Paddle tale newts (Pachytriton labiatus, Pachytriton brevipes) are hardy, unique pets fit for children and amphibian lovers alike. They are commonly confused in pet stores as "Fire-belly Newts" because they share similar characteristics, yet are a completely different species of newt with different needs. If you are considering getting one of these cute, quite lively and entertaining creatures for yourself, please consider the needs and care prior to making your move. No two animals are alike and there is no such thing as a low maintenance pet if you want them to live happy, healthy, long lives.
- Natural Environment : Southern & Central China
- Size (average) : 6 - 7 inches
- Lifespan : 10 years (average in captivity)
- Appearance : (Commonly seen in the US) Smooth, dark brown to black skin with orange to red under belly, often seen in blotch patterns; Flat heads with a slight under bite which helps them eat; Short stubby legs; Long tail that comes to a compressed, rounded paddle toward the end.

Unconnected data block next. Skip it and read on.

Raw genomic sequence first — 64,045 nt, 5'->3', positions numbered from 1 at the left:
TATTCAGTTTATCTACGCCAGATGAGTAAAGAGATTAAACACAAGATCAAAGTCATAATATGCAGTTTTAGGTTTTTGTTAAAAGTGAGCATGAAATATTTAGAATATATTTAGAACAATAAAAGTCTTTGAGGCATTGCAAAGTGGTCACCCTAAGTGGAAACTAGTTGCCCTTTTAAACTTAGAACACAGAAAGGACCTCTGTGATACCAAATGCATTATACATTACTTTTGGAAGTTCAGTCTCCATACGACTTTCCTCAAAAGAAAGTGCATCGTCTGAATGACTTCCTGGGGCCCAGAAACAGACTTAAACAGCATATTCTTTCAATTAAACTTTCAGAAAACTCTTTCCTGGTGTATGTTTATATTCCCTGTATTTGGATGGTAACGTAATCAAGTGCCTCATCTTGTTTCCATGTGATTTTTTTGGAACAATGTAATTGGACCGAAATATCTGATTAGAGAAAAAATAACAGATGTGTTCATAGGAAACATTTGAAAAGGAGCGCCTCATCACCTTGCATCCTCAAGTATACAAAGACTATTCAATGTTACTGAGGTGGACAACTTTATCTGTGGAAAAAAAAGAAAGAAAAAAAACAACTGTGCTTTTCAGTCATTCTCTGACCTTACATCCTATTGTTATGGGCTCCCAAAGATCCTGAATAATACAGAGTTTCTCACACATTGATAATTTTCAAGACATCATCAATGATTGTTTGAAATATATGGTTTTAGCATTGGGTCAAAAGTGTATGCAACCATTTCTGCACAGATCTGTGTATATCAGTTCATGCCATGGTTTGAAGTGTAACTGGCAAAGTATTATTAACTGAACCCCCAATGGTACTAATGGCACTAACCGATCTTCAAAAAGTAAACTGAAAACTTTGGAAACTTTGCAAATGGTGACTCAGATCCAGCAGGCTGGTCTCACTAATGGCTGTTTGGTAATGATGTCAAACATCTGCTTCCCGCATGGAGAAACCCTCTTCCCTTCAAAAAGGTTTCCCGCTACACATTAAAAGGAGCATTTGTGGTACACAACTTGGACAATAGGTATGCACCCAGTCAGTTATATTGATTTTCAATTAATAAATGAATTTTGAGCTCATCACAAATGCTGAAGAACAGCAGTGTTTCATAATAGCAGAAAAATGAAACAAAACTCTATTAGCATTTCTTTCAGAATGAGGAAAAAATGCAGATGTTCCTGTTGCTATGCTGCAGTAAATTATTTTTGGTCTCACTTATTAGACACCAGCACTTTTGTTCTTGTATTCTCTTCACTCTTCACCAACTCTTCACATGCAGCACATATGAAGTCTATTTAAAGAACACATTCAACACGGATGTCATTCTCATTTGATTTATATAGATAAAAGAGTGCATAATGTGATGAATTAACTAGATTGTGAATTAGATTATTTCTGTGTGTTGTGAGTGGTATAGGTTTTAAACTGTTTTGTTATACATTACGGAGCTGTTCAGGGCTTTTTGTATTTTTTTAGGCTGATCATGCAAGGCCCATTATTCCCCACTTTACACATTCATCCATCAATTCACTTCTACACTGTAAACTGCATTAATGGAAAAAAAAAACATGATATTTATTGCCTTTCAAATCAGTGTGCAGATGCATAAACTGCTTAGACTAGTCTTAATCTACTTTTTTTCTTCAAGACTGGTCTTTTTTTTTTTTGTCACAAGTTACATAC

- Personality : Aggressive to other newts, best to keep them housed single.
Habitat/Cage Set Up
- 10 gallons per newt minimum.
- No lighting needed.
- Water temperature should be around 50 to 65 degrees, Anything over 65 may cause health complications that lead to death.
- 4 to 6 inch deep water is all they need to be happy. Deeper water is okay so long as it is sloped (like a beach), in which case, a larger tank will be necessary.
- It is not a good idea to house your newt with fish, unless for feeding. You may not think so, but they live the happiest, healthiest lives when they are housed alone.
- One hiding area is needed per newt. They will not be happy unless they are able to hide and sleep somewhere dark.
- If you plan to feed the newt in tank, a quite filter will be needed or water changed every week.
- Best substrate is smooth river rocks large enough that the newt may not accidentally digest them.
- Fake plants are okay to use, so long as they are meant for aquariums.
- Worms (Wax,Black,Blood,Earth), Small fish, Dry food pellets, Small land insects and other meat sources. All food should be small, otherwise cut into small pieces to prevent fighting if more then one newt occupies the tank. If fed in tank, remove all uneaten food. *TIP* Use a small glass jar, big enough for the newt to fit in, to keep food in one area of tank for easy removal.